How does this pertain to Steve Garvey?
First, there’s the growing realization that absent a dramatic turn of events in the Republican presidential primary race—Nikki Haley reversing her fortunes in her native South Carolina; an act of God striking down Trump—the March 5 primary will be more of a political coronation for the former president than an earnest contest.
But after March? For Garvey, assuming he survives the primary, these are the grim numbers he stands to face if we go by Trump’s experience: 31.6% while running against Hillary Clinton in 2016; 34.3% while running against Joe Biden in 2020. And in both elections Trump finished a dozen or more points below his national performance in terms of the popular vote.
Small wonder then that Garvey, when faced with the question of whether he’ll vote for Trump a third time, balked at the chance, stepped out of the batter’s box, and called for time—choose your favorite baseball metaphor—to clarify where he stood on a candidate who’s central to the Republican primary vote in March but most likely box-office poison in the November election. As such, it’s a world of difference between today’s California and the California of 1988, when Pete Wilson, at the time seeking a second US Senate term, didn’t have to ponder whether to publicly embrace the presumptive GOP presidential nominee.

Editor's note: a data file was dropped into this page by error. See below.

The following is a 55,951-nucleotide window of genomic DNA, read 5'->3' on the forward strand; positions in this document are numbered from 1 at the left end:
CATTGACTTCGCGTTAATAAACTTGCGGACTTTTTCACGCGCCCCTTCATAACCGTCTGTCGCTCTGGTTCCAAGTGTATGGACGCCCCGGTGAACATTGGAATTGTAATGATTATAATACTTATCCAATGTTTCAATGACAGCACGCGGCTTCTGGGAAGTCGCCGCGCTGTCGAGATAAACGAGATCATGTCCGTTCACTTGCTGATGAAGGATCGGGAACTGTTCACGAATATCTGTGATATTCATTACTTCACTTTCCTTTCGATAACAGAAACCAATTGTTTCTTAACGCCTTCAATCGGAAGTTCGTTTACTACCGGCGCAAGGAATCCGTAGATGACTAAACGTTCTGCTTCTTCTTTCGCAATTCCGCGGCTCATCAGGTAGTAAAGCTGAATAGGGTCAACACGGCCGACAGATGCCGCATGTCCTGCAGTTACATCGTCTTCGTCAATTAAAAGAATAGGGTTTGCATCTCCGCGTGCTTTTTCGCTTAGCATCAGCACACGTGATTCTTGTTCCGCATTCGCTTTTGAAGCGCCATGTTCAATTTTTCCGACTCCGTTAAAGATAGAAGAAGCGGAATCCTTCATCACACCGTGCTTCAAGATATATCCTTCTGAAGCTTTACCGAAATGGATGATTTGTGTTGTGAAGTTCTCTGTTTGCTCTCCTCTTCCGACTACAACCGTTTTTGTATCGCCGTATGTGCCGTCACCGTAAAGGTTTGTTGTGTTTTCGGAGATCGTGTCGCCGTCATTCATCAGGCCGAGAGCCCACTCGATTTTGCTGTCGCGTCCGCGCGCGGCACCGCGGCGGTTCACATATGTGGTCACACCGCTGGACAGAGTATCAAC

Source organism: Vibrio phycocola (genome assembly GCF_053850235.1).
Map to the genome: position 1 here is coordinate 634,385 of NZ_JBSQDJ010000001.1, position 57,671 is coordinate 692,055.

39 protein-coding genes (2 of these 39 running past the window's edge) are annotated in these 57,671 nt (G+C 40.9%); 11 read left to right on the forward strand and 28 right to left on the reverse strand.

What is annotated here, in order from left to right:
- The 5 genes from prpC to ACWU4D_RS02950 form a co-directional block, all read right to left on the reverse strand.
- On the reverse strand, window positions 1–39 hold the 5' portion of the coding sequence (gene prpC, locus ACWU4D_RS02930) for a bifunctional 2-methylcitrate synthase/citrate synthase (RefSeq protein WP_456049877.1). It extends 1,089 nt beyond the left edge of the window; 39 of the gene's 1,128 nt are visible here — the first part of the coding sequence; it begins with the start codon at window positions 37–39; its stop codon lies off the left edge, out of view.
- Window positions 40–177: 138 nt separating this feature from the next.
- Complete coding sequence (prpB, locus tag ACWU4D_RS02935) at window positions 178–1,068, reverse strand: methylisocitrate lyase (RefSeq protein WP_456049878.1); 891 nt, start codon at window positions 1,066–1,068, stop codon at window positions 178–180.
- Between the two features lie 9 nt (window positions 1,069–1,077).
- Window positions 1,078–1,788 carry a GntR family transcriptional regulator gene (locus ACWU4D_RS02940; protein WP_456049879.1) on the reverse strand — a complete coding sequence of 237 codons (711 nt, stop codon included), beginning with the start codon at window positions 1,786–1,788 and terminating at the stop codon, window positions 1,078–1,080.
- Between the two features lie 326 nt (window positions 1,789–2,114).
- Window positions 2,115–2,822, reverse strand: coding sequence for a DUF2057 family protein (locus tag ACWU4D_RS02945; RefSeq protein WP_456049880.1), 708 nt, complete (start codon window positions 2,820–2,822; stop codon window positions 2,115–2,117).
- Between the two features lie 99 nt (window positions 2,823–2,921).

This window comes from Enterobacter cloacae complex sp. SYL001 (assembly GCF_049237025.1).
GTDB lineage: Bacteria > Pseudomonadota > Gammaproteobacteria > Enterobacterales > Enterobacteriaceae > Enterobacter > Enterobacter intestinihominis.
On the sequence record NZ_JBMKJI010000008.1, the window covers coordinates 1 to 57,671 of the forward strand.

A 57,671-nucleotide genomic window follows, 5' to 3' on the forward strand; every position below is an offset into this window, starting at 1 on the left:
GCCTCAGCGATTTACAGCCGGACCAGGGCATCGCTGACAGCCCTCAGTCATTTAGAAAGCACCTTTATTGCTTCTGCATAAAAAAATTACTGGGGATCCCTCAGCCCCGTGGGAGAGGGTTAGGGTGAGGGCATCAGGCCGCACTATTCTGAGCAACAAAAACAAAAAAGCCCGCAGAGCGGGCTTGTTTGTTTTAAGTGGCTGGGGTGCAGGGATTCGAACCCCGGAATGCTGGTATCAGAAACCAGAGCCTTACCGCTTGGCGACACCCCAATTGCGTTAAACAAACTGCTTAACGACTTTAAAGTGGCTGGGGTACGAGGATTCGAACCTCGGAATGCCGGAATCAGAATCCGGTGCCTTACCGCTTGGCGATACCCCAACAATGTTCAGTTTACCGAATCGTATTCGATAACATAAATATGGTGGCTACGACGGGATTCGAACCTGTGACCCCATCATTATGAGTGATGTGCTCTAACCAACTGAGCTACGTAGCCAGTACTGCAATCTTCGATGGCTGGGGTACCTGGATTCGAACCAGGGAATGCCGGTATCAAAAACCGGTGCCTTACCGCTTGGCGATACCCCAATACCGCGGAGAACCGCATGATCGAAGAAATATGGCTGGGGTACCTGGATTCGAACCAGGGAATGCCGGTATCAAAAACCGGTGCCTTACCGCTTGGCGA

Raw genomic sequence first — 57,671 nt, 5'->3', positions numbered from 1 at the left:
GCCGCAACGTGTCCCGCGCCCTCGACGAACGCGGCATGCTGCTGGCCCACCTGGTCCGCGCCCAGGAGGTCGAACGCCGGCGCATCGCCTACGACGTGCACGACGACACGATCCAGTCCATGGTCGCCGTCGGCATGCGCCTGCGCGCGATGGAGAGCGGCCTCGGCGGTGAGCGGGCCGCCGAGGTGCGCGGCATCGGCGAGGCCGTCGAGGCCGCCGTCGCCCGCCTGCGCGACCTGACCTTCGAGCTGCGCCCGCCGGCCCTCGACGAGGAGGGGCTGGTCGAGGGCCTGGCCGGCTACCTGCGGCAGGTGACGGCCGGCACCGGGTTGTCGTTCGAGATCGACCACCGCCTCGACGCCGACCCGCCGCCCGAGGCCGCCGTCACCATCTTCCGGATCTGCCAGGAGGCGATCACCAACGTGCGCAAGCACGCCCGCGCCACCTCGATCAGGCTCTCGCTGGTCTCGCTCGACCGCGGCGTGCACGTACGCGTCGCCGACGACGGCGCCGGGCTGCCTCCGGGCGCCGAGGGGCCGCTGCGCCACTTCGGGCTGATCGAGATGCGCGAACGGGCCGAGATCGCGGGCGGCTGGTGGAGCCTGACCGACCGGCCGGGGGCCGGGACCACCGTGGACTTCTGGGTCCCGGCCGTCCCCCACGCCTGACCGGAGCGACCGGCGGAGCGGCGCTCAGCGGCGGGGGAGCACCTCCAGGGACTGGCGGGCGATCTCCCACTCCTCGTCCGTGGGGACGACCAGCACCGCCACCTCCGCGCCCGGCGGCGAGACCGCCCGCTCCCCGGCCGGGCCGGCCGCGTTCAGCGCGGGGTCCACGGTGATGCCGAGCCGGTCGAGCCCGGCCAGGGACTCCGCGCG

One other aspect of California politics—and here we’ll employ a football metaphor: the Golden State doesn’t lack for armchair quarterbacks willing to second-guess strategy and offer unsolicited advice (this author pleading guilty to such behavior).
That doesn’t mean there aren’t any tweaks that Garvey should consider before the next time he and his Democratic rivals return to the debate stage. For example, there’s this Orange County Register column suggesting that Garvey focus on the onerous tax burden for middle-class Californians (“Taxes are the pitch down the middle of the strike zone for Republicans. It’s their main brand,” the column advises) and a 1980s-style embrace of economic expansion (“In every answer and ad, [Garvey] should offer a Reaganesque vision for a prosperous future of growth and opportunity. He would hit a policy home run as everyone—Republicans, Democrats and independents—cheered).